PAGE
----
The American Clean Energy And Security Act: Rebuilding America For A Postage Stamp A Day

Reuters: "Climate Legislation Moving Through Congress Would Have Only A Modest Impact On Consumers." According to Reuters: "A new U.S. government study on Tuesday adds to a growing list of experts concluding that climate legislation moving through Congress would have only a modest impact on consumers, adding around $100 to household costs in 2020. Under the climate legislation passed by the House of Representatives in June, electricity, heating oil and other bills for average families will rise $134 in 2020 and $339 in 2030, according to the Energy Information Administration, the country's top energy forecaster." [Reuters, 8/5/09]

EIA: American Clean Energy And Security Act Would Cost Only $0.23 Per Day. According to a House Energy and Commerce Committee factsheet of the Energy Information Administration's analysis of the American Clean Energy and Security Act: "The U.S. Energy Information Administration (EIA) has completed an analysis of the American Clean Energy and Security Act (H.R. 2454), as passed by the U.S. House of Representatives... The overall impact on the average household, including the benefit of many of the energy efficiency provisions in the legislation, would be 23 cents per day ($83 per year). This is consistent with analyses by the Congressional Budget Office which projects a cost of 48 cents per day ($175 per year) and the Environmental Protection Agency which projects a cost of 22 to 30 cents per day ($80 to $111 per year)." [House Energy and Commerce Committee, EIA's Economic Analysis Of "The American Clean Energy And Security Act Of 2009," 8/4/09; emphasis original]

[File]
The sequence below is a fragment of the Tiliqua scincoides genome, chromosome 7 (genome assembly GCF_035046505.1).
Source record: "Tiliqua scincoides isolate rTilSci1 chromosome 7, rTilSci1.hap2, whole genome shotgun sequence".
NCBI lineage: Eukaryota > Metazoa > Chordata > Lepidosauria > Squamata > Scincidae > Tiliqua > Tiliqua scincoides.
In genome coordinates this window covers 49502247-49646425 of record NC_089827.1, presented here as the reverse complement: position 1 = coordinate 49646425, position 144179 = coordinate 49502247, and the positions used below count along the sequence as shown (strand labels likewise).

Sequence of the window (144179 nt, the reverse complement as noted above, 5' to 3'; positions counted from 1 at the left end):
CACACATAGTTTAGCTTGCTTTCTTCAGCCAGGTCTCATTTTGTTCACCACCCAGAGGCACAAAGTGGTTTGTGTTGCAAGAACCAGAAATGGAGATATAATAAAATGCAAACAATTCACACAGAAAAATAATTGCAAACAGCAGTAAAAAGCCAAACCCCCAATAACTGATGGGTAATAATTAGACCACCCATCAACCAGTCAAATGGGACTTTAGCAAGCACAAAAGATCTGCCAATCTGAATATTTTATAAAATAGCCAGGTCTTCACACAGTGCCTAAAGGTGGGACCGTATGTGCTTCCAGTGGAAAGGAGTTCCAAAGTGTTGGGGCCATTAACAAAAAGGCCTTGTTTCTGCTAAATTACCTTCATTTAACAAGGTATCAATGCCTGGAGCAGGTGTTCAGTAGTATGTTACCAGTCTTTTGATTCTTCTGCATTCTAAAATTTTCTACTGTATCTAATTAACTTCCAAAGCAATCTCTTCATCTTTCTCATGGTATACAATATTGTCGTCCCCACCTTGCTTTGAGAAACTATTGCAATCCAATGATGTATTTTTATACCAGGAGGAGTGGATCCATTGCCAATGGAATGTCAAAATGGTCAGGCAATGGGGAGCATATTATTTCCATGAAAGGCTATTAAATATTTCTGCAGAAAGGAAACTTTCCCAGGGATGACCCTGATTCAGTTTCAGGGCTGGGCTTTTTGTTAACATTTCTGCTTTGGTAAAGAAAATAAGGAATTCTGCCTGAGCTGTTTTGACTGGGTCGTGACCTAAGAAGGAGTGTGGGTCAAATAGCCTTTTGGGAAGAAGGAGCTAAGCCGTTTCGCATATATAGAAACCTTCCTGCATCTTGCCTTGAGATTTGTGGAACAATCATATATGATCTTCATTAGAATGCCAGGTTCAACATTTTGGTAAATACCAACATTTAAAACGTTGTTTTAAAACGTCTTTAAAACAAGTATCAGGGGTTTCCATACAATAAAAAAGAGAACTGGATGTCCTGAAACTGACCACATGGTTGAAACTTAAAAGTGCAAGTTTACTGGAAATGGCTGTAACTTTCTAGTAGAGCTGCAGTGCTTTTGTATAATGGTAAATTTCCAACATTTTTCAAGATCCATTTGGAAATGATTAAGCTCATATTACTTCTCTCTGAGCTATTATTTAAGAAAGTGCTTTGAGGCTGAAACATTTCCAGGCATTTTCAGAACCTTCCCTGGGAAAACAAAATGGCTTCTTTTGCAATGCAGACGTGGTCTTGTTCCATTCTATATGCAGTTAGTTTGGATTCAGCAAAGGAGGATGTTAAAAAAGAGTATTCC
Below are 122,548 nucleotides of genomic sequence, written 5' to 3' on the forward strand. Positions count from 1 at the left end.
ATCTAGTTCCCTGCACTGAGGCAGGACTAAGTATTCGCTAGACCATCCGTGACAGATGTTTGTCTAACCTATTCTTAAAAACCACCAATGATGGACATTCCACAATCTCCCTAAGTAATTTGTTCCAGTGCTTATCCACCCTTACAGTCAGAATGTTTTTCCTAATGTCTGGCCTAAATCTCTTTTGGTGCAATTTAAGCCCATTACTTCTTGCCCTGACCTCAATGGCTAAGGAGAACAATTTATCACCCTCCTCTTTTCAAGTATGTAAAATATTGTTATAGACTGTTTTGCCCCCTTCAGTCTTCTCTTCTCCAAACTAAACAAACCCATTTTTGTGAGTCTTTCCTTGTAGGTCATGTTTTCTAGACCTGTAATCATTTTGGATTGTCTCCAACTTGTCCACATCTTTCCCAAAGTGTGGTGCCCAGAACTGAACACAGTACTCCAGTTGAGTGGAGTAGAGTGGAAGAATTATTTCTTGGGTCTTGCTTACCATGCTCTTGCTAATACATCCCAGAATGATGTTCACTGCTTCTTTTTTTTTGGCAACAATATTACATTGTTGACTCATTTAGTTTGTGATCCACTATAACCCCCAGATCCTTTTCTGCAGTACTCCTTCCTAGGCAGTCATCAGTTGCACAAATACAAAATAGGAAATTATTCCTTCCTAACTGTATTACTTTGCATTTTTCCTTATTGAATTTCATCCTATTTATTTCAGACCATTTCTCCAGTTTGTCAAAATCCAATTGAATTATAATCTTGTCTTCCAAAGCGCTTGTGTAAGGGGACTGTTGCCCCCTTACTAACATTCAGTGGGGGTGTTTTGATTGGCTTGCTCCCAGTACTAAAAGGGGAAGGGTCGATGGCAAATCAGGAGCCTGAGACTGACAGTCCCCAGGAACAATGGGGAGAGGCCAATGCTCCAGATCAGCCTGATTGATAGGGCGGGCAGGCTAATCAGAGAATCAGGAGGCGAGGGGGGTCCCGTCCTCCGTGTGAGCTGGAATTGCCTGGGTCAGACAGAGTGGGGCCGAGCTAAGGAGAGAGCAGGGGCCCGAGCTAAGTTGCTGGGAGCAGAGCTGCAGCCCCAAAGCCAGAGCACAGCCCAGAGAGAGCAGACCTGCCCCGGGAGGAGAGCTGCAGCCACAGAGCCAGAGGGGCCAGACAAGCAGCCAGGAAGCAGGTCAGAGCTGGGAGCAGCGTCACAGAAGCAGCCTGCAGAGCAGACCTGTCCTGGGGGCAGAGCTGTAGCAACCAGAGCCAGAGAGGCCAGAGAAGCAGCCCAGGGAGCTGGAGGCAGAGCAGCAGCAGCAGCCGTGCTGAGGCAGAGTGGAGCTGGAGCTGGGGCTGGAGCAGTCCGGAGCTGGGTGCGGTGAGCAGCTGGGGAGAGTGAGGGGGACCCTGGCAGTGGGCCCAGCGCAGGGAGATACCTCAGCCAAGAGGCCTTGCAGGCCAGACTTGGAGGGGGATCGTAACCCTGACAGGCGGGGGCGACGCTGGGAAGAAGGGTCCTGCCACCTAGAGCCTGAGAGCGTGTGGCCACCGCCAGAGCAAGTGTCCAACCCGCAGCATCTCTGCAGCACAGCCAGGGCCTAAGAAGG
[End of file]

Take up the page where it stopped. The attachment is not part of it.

CBO: In 2020, Cap-And-Trade Will Only Cost An Average Of $175 Annually, "About A Postage Stamp A Day." In its analysis of the American Clean Energy and Security Act, the Congressional Budget Office wrote: "On that basis, the Congressional Budget Office (CBO) estimates that the net annual economy wide cost of the cap-and-trade program in 2020 would be $22 billion-or about $175 per household." Rep. Edward Markey noted it was "the cost of about a postage stamp a day." [CBO, 6/19/09; House Committee on Energy & Commerce Release, 6/20/09]

  • Cap-And-Trade Would DECREASE Energy Prices For Low-Income Americans. In its analysis of the American Clean Energy and Security Act, the Congressional Budget Office wrote, "households in the lowest income quintile would see an average net benefit of about $40 in 2020." [CBO, 6/19/09; emphasis original]

Study: Waxman-Markey's Benefits Far Outweigh Costs.  According to the Wall Street Journal:

As flawed as it may be, the Waxman-Markey climate bill makes economic sense, offering benefits worth at least twice as much as it costs, if not more.

"From almost any perspective and under almost any assumption, H.R. 2454 is a good investment for the United States to make in our own economic future and in the future of the planet," the paper concludes.


So, given that the Waxman-Markey bill would curb emissions over the next 40 years, it's a pretty simple job to tally up the potential benefits: about $1.5 trillion on the middle-of-the-road estimate. The benefits could be as low as $382 billion or as high as $5.2 trillion, depending on how you fiddle with the numbers.